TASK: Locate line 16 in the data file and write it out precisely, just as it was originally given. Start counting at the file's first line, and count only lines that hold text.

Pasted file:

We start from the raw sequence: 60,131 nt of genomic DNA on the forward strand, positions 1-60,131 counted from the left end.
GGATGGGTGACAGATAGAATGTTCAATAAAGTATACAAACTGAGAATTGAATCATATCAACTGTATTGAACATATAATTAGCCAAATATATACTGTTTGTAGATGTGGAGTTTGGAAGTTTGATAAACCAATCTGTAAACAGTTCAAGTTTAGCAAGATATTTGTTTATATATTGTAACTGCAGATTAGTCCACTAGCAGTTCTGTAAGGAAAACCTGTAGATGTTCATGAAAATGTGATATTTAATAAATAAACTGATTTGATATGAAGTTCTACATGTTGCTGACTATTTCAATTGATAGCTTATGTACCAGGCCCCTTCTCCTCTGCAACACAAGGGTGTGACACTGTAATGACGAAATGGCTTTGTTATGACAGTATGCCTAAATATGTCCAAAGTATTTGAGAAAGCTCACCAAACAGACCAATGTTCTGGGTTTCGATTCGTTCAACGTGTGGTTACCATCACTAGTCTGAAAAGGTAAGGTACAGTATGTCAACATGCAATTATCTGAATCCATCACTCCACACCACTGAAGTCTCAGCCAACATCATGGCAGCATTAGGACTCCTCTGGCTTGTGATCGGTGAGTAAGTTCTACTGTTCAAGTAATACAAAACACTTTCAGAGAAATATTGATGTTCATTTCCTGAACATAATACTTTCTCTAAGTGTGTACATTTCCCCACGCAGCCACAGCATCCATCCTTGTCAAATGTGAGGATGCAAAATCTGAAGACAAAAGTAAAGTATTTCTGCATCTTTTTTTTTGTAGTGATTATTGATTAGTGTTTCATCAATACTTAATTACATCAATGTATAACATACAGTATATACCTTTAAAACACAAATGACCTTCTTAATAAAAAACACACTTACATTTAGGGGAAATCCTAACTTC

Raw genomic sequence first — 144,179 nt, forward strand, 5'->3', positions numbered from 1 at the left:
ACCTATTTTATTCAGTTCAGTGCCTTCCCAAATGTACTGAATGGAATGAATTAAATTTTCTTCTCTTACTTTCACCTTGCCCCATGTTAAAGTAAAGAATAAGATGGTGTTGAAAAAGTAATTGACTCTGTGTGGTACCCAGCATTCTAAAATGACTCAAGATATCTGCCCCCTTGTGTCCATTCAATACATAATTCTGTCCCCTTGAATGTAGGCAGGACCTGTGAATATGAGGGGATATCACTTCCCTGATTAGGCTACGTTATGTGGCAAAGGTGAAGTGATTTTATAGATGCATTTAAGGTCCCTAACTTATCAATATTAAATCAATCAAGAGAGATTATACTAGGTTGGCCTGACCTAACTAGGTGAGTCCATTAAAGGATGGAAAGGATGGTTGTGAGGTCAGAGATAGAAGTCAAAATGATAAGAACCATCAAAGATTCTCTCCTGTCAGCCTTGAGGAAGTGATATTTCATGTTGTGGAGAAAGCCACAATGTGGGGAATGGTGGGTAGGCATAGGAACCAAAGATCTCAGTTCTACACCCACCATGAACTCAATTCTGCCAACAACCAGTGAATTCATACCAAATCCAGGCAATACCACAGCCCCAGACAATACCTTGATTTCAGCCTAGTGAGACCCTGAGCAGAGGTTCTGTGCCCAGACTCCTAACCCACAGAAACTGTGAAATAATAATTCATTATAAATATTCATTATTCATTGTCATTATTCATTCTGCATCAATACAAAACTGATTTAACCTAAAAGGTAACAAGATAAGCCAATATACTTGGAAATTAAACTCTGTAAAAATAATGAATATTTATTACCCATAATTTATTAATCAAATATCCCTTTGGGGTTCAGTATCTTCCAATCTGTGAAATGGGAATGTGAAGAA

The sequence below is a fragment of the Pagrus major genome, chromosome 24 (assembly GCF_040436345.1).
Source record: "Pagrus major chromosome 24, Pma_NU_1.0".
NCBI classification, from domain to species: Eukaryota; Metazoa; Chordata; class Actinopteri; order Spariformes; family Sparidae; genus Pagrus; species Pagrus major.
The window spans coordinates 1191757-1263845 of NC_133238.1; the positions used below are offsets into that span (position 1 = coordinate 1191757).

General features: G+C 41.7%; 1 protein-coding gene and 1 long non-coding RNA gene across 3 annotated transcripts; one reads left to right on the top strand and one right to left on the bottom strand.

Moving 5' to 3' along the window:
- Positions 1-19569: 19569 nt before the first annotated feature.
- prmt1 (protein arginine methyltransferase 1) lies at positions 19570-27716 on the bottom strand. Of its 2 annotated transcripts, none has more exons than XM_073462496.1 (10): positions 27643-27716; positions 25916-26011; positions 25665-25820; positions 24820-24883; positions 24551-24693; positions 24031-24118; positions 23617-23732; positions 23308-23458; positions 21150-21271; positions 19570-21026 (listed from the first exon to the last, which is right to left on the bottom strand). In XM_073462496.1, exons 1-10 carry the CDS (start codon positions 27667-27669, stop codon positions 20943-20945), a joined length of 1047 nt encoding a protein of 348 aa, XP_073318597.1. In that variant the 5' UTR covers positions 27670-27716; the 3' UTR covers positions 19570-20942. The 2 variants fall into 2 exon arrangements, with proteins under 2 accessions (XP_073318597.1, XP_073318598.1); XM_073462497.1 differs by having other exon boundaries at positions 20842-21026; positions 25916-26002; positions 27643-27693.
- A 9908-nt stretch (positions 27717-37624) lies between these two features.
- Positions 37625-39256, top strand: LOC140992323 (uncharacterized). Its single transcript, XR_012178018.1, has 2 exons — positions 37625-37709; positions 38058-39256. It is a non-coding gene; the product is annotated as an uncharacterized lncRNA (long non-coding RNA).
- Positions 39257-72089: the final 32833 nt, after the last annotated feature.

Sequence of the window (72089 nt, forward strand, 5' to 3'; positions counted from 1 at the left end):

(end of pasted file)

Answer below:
Sequence of the window (72089 nt, forward strand, 5' to 3'; positions counted from 1 at the left end):